We will start by creating a simple .NET ASP.NET Core sample web application in Visual Studio through File -> New Project and selecting the ASP.NET Core Web App (C#) project template. You then name your project and select where to save the source code. Once that is completed you will get a new screen that asks for additional information. The checkbox for Enable Docker defaults as unchecked, so make sure you check it and then select the Docker OS to use, which in this case is Linux. This will create a simple solution that includes a Dockerfile as shown in Figure 5.

New .NET solution with DockerfileFigure 5. New .NET solution with Dockerfile

If you look at the contents of the generated Dockerfile you will see that it is very similar to the Dockerfile that we walked through earlier, containing the instructions to restore and build the application, publish the application, and then copy the published application bits to the final image, setting the ENTRYPOINT.

FROM mcr.microsoft.com/dotnet/aspnet:6.0 AS base
WORKDIR /app
EXPOSE 80
EXPOSE 443

FROM mcr.microsoft.com/dotnet/sdk:6.0 AS build
WORKDIR /src
COPY ["SampleContainer/SampleContainer.csproj", "SampleContainer/"]
RUN dotnet restore "SampleContainer/SampleContainer.csproj"
COPY . .
WORKDIR "/src/SampleContainer"
RUN dotnet build "SampleContainer.csproj" -c Release -o /app/build

FROM build AS publish
RUN dotnet publish "SampleContainer.csproj" -c Release -o /app/publish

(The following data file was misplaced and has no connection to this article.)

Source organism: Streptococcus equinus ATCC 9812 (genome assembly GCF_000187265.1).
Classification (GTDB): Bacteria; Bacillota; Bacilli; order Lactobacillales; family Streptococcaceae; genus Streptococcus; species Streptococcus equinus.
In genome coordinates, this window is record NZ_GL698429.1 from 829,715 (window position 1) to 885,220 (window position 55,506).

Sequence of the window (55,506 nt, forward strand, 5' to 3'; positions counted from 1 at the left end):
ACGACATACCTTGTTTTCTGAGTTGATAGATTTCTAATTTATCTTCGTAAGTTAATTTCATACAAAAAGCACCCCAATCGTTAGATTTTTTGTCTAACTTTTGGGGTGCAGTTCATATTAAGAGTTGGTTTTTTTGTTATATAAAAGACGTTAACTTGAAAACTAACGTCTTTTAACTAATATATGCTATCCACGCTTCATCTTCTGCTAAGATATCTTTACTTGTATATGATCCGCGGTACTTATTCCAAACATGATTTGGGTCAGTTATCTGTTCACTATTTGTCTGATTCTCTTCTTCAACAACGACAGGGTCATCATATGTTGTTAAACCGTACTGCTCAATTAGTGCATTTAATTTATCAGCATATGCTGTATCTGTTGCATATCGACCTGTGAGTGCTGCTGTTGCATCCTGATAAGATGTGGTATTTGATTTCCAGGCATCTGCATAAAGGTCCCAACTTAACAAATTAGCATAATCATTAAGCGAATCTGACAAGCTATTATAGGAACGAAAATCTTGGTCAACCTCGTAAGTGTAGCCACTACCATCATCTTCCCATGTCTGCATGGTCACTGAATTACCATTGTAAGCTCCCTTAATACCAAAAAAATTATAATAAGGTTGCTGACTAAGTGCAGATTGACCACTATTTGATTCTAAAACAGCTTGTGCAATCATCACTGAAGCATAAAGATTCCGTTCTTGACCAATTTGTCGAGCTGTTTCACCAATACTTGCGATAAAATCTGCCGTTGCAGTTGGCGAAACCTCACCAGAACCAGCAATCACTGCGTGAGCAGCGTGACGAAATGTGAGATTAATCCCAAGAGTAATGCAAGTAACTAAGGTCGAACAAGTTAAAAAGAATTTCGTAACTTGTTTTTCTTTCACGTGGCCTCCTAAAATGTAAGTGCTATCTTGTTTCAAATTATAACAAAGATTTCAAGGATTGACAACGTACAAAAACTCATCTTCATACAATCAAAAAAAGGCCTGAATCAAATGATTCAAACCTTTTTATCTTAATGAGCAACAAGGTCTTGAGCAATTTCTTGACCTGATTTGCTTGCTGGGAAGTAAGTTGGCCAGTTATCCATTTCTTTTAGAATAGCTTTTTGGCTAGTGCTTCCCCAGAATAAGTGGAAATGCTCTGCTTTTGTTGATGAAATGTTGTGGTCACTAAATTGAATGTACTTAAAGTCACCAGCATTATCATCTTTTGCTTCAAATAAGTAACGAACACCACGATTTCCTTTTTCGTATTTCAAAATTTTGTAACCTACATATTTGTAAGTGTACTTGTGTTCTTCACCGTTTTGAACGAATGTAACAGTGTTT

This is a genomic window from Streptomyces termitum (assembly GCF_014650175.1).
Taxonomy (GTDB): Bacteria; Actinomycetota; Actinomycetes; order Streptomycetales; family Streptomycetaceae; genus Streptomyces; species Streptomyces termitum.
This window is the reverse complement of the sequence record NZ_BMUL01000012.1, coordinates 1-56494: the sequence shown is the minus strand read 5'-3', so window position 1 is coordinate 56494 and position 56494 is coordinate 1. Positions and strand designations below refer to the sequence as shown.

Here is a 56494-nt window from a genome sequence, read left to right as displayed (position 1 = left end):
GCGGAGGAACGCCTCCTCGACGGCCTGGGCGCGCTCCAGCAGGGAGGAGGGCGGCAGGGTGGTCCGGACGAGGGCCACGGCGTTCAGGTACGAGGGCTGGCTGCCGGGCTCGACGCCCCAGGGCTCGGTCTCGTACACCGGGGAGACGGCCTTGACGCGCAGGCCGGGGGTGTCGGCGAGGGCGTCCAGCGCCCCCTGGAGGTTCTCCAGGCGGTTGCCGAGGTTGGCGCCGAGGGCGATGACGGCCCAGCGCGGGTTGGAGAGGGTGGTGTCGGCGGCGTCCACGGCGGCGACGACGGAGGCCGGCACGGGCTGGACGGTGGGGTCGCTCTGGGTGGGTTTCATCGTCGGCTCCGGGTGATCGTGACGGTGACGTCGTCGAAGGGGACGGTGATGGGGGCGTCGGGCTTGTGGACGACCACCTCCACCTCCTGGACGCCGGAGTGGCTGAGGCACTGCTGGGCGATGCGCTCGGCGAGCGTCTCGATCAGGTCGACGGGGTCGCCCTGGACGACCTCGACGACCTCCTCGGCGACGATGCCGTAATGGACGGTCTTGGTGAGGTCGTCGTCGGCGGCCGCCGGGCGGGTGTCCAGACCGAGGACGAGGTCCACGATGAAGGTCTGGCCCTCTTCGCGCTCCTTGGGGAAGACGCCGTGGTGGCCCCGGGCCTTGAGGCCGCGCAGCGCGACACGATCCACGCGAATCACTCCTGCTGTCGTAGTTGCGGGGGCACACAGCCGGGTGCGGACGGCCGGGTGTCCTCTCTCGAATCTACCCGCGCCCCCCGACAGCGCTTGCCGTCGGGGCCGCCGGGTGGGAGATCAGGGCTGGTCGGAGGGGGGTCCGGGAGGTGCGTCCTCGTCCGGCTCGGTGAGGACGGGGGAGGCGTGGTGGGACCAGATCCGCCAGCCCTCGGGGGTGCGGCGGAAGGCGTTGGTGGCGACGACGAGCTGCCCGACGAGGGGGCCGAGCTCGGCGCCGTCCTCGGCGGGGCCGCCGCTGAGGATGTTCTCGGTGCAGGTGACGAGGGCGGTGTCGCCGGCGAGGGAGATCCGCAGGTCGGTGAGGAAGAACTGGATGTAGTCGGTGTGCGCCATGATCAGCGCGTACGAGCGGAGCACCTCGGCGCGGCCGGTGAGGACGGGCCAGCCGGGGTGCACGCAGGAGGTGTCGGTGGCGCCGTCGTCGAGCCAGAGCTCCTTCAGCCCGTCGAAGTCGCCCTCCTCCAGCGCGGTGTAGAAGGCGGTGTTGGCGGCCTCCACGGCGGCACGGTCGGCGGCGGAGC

FROM base AS final
WORKDIR /app
COPY --from=publish /app/publish .
ENTRYPOINT ["dotnet", "SampleContainer.dll"]
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If you look at your build options in Visual Studio as shown in Figure 6 you will see additional ones available for containers. The Docker choice, for example, will work through the Dockerfile, start the final container image within Docker, and then connect the debugger to that container so that you can debug as usual.

Build options in a containerized applicationFigure 6. Build options in a containerized application

Note: If you want to see what is going on within the container build process, go to the output window, change the Show output from drop-down to Container Tools and then debug the application in Docker. You will see Docker commands being processed.

The next step is to create the container image and persist it into the repository. To do so, right click the project name in the Visual Studio Solution Explorer and select Publish Container to AWS to bring up the wizard as shown in Figure 7.

Publish Container to AWS wizardFigure 7. Publish Container to AWS wizard

Figure 7 shows that the repository that we just created is selected as the repository for saving, and the Publish only the Docker image to Amazon Elastic Container Registry option in the Deployment Target was selected (these are not the default values for each of these options). Once you have this configured, click the Publish button. You’ll see the window in the wizard grind through a lot of processing, then a console window may pop up to show you the actual upload of the image, and then the wizard will automatically close if successful.

You can see the new repository in Visual Studio as well as by logging into Amazon ECR and going into the prodotnetonaws repository (the one we uploaded the image into), as shown in Figure 8, will show that there is now an image available within the repository with a latest tag, just as configured in the wizard. You can click the icon with the Copy URI text to get the URL that you will use when working with this image. We recommend that you go ahead and do this at this point and paste it somewhere easy to find as that is the value you will use to access the image.

Container image stored in Amazon ECRFigure 8. Container image stored in Amazon ECR

Now that you have a container image stored in the repository, in the next post, we will look at how you could use it!